This is a 4-channel controller and it’s optimised for 4-channel use. It’s very easy to operate 4 decks with the 1/2 and 3/4 switch buttons next to each deck and with 4 complete mixer channels, controlling all 4 channels at once is efficient and effective.

This is the key aspect of this controller and the key point at which it diverges from the DDJ-800. Another major difference is that the DDJ-1000 has two USB slots for connection of two laptops, enabling collaboration and seamless DJ switching – this is a dealbreaker for many clubs!

Aside from that, you have the same beat FX modules, performance pads, loop sections, etc.

Conclusion: Summary of Differences

Ultimately, in most areas, we have two similar controllers. They were created to compliment each other with their own slight angles towards different users.

The DDJ-800

The DDJ-800 is smaller, lighter and is stripped down especially in the mixer section. If you only ever use two channels, then go for this controller. You’ll 100% be paying for channels you don’t need by opting for the DDJ-1000!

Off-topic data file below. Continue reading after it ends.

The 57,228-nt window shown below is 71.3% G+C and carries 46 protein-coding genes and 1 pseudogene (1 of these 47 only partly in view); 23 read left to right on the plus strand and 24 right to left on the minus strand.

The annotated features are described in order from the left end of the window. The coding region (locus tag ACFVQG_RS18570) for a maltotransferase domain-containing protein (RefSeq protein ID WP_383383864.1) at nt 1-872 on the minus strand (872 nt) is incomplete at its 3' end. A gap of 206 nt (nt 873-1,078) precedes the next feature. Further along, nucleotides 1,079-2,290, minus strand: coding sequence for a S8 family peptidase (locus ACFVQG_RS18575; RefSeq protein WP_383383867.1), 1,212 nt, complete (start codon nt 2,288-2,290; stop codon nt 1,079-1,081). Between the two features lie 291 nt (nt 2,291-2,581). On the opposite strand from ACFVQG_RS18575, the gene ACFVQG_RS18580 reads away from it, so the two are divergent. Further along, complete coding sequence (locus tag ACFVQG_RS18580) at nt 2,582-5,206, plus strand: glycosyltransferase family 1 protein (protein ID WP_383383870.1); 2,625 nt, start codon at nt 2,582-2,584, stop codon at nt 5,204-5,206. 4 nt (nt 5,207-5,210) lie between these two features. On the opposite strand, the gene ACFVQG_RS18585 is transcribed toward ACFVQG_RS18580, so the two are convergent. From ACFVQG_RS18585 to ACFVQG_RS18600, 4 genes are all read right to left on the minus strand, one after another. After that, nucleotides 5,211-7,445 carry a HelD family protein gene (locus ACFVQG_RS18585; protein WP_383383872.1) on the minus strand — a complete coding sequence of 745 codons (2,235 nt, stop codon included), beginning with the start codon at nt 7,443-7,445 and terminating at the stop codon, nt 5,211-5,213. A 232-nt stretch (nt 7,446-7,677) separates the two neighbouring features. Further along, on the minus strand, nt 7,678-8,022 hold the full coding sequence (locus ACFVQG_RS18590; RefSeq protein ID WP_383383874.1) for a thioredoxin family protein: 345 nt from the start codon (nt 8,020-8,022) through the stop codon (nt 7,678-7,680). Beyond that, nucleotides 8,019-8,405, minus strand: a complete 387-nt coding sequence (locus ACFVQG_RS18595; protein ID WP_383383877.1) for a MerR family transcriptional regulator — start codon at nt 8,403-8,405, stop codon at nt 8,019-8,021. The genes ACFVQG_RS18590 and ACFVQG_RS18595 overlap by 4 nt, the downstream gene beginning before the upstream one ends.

The DDJ-800 also loses the top-spec mechanical jogwheels of the DDJ-1000, though they do feel close enough in reality.

Aside from that, the DDJ-800 has been ‘modernised’ in its application of RekordBox, which you do not need a licence for. You simply plug the controller in and it ‘registers’ the software there and then, allowing you to use the full version of it, even if there is no full version licence on the PC. The controller is essentially its own licence key.

The DDJ-1000

The DDJ-1000 adds two channels for proper 4 channel mixing capabilities. If you need this functionality, or want it badly, then the DDJ-1000 is the answer!

Aside from that, it packs CDJ-like jogwheels, has more inputs for external hardware, enables two laptops to plug in simultaneously (often a dealbreaker in club settings) and features a top-spec crossfader.

Unlike the DDJ-800, you will need to plug this into a laptop with a full licenced version of RekordBox for it to work.

So, that’s it! Two awesome controllers with some fine lines separating them and some bold lines separating them. Either way, these controllers are some of Pioneer’s best and they’ve made their ways across the world in the hands of many DJs.